Amazon ramps up music and food services
Amazon is poised to launch its own music streaming service, at the same time it is eyeing the Australian grocery market.
Reuters reports that Amazon's standalone music service will be offered in the United States at US$9.99 a month. It will compete with the likes of Spotify, Apple Music and Tidal.
The report surfaced as an executive from the company told Fairfax Media that Amazon could launch its fresh and frozen food delivery service, known as Amazon Fresh, in Australia as early as next year.
Amazon's Brittain Ladd told Fairfax that the big supermarket players (Coles and Woolworths) could certainly lose market share.
The music and grocery offerings are part of Amazon's plan to become a one-stop shop for goods and for content.
Amazon is negotiating licencing deals and wants to launch the service by the end of the northern hemisphere summer or the start of autumn.
Amazon has already had some experience with music streaming. It has been offering some music through its Amazon Prime service.
Prime offers customers in the US two-day shipping, special discounts and video and music content for an annual fee of US$99.
Amazon's standalone music service could be seen as a late arrival to what is already a crowded and competitive space. But it could be seen as a savvy way by Amazon to see what works and what does not.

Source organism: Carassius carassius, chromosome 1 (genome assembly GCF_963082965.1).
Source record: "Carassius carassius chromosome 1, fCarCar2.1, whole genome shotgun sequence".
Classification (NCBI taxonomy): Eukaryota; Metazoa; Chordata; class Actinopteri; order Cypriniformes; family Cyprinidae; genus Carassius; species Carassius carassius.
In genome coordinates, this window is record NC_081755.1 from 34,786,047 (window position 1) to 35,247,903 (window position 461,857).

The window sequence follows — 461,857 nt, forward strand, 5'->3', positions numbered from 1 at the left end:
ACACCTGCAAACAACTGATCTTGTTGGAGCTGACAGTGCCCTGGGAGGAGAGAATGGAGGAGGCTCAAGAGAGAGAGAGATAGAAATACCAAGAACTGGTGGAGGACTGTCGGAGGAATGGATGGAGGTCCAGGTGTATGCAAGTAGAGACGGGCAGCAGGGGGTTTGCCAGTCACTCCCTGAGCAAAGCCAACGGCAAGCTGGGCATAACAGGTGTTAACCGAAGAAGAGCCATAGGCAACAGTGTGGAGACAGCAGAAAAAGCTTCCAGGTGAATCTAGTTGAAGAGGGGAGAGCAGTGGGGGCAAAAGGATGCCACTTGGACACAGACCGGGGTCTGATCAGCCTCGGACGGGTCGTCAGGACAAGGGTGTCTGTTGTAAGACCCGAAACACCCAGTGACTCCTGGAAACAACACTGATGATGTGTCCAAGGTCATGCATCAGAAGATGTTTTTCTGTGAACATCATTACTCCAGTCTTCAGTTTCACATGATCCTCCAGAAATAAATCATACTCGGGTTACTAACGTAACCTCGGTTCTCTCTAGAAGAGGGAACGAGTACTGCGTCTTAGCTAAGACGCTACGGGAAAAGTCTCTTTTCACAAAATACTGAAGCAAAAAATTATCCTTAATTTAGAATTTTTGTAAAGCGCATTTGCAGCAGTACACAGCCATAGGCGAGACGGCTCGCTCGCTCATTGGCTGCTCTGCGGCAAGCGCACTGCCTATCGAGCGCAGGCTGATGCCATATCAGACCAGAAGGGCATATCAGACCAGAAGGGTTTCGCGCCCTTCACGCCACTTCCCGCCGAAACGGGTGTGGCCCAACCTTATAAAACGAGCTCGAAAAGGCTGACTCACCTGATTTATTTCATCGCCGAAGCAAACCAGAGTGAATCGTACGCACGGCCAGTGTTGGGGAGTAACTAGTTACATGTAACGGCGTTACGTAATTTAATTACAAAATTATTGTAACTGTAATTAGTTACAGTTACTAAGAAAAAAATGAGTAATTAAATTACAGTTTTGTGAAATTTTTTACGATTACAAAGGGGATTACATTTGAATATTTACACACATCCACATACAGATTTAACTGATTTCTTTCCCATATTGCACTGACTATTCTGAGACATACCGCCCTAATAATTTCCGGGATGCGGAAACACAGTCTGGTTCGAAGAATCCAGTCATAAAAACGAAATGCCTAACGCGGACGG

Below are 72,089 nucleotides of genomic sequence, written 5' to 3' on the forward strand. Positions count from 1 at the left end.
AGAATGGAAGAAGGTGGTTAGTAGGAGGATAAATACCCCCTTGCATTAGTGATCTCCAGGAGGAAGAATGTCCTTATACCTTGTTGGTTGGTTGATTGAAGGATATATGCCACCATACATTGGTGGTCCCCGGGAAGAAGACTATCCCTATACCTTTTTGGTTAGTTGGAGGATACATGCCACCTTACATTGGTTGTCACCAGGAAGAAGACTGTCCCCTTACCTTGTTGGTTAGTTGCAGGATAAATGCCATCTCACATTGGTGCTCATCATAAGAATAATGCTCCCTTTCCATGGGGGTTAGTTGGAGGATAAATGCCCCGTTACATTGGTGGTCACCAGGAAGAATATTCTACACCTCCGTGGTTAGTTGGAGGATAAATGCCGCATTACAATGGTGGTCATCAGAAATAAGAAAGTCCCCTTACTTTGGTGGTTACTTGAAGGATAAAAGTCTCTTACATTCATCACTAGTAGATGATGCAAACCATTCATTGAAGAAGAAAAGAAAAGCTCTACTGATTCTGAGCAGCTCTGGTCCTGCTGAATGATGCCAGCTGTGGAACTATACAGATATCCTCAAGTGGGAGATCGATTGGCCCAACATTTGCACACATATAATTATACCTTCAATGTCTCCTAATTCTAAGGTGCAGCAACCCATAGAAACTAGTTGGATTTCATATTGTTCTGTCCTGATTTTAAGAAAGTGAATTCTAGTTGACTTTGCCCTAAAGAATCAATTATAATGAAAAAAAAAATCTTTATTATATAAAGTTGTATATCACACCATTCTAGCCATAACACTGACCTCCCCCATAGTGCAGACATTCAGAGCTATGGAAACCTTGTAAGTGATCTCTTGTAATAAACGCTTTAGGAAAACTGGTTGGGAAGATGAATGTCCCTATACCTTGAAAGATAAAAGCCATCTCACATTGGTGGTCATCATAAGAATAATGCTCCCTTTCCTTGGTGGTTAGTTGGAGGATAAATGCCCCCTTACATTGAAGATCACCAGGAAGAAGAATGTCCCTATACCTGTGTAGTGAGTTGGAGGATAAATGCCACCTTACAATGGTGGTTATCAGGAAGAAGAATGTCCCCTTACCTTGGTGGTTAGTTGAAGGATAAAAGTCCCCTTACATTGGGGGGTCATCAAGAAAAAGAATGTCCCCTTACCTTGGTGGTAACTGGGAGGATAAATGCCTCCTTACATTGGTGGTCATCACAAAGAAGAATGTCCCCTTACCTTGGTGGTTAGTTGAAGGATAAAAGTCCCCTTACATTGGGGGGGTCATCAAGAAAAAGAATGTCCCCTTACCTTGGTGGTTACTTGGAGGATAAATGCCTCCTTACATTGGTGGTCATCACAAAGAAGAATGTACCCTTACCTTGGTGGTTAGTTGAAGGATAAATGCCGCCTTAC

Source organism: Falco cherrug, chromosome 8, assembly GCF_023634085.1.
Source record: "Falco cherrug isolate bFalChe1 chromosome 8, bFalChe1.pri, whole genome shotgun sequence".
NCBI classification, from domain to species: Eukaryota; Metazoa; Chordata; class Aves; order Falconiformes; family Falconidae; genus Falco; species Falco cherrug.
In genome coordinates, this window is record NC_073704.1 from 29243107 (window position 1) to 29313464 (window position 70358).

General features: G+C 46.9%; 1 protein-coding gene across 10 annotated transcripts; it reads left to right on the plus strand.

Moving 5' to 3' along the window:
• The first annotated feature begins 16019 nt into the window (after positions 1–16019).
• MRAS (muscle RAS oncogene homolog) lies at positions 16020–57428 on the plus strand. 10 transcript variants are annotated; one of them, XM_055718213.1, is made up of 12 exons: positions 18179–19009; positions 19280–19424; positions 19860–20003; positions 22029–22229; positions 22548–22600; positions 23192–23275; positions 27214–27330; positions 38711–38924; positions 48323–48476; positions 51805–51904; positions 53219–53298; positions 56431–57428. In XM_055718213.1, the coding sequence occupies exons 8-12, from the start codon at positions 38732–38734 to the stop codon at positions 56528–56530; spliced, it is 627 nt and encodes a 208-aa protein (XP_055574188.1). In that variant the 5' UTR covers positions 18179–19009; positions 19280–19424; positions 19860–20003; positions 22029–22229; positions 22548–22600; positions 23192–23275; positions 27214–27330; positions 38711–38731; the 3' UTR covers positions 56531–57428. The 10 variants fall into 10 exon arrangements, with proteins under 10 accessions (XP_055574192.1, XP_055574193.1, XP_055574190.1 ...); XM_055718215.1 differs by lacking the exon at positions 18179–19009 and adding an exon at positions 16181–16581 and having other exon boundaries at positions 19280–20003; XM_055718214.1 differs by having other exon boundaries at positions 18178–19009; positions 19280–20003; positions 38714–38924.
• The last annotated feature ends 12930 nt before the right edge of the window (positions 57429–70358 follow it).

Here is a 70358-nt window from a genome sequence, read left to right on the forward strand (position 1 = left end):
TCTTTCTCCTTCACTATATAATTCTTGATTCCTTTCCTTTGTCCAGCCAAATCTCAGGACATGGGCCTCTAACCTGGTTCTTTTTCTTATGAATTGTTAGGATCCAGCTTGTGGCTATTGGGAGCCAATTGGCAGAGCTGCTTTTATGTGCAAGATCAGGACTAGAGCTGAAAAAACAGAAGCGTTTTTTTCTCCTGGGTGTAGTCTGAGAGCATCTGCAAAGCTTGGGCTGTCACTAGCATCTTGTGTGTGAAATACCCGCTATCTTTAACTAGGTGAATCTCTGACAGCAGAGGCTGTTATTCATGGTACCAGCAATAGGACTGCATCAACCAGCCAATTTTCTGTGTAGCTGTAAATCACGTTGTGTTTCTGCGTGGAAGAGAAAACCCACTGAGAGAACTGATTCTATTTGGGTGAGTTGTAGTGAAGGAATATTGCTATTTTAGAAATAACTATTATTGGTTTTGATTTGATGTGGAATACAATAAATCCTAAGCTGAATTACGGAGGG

It's already been offering Amazon Music as part of T-Mobile's Music Freedom data free music streaming program.
The company will also use its music service as a way to promote its Amazon Echo device.
Echo is a speaker that serves as a voice-activated personal assistant. The device can queue and control music devices. It can also order goods for you via Amazon's website.
This what it is all about for Amazon. It wants people to spend more time on its pages and to spend more money buying products from its website.
The standalone music service will be launched as Amazon ramps up its video streaming service.
Video streaming was initially offered to US and some European customers as part of its Amazon Prime package.
But more recently Amazon has been offering the video service as a standalone product for a monthly fee of US$8.99 a month in the United States.
Amazon does not reveal the numbers of how many subscribers it has, saying only that is in the "tens of millions."
Analysts from Consumer Intelligence Research Partners estimate 54 million people subscribe to Amazon Prime.
That compares to Netflix's 75 million global customers.
It is also estimated the average Prime customer spends around US$1100 with Amazon each year. That is almost twice the amount the typcial customer spends.
Analysts at Bernstein believe Amazon spent US$2 billion on video content last year.
It has the resources to increase that spend, even if the video and streaming services run at as loss for years.
That is something that will be yet another headache for every traditional media company.
The partnership with T-Mobile is also significant. It has not attracted alot of talk. But it could be a sign of where Amazon plans to go, especially in international markets.
Including perhaps here in New Zealand?